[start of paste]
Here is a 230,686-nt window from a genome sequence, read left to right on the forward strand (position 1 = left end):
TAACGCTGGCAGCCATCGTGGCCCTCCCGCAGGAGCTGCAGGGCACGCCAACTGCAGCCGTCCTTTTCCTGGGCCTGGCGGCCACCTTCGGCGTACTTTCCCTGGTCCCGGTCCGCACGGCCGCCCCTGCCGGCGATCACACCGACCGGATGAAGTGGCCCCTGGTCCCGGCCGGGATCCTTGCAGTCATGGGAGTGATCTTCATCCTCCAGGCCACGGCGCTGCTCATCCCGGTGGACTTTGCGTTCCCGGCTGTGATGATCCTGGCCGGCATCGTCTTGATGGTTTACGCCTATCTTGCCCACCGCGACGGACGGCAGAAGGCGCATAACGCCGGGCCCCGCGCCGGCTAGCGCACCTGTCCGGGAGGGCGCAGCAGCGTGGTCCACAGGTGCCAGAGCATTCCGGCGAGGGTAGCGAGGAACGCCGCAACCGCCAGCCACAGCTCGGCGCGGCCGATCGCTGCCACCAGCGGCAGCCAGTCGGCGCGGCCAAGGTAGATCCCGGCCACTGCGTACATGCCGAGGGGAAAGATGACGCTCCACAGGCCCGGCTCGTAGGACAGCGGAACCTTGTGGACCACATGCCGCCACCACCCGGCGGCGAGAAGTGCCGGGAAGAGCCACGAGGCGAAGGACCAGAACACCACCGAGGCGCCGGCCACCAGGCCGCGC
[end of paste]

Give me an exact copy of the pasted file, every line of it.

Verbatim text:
Here is a 230,686-nt window from a genome sequence, read left to right on the forward strand (position 1 = left end):
TAACGCTGGCAGCCATCGTGGCCCTCCCGCAGGAGCTGCAGGGCACGCCAACTGCAGCCGTCCTTTTCCTGGGCCTGGCGGCCACCTTCGGCGTACTTTCCCTGGTCCCGGTCCGCACGGCCGCCCCTGCCGGCGATCACACCGACCGGATGAAGTGGCCCCTGGTCCCGGCCGGGATCCTTGCAGTCATGGGAGTGATCTTCATCCTCCAGGCCACGGCGCTGCTCATCCCGGTGGACTTTGCGTTCCCGGCTGTGATGATCCTGGCCGGCATCGTCTTGATGGTTTACGCCTATCTTGCCCACCGCGACGGACGGCAGAAGGCGCATAACGCCGGGCCCCGCGCCGGCTAGCGCACCTGTCCGGGAGGGCGCAGCAGCGTGGTCCACAGGTGCCAGAGCATTCCGGCGAGGGTAGCGAGGAACGCCGCAACCGCCAGCCACAGCTCGGCGCGGCCGATCGCTGCCACCAGCGGCAGCCAGTCGGCGCGGCCAAGGTAGATCCCGGCCACTGCGTACATGCCGAGGGGAAAGATGACGCTCCACAGGCCCGGCTCGTAGGACAGCGGAACCTTGTGGACCACATGCCGCCACCACCCGGCGGCGAGAAGTGCCGGGAAGAGCCACGAGGCGAAGGACCAGAACACCACCGAGGCGCCGGCCACCAGGCCGCGC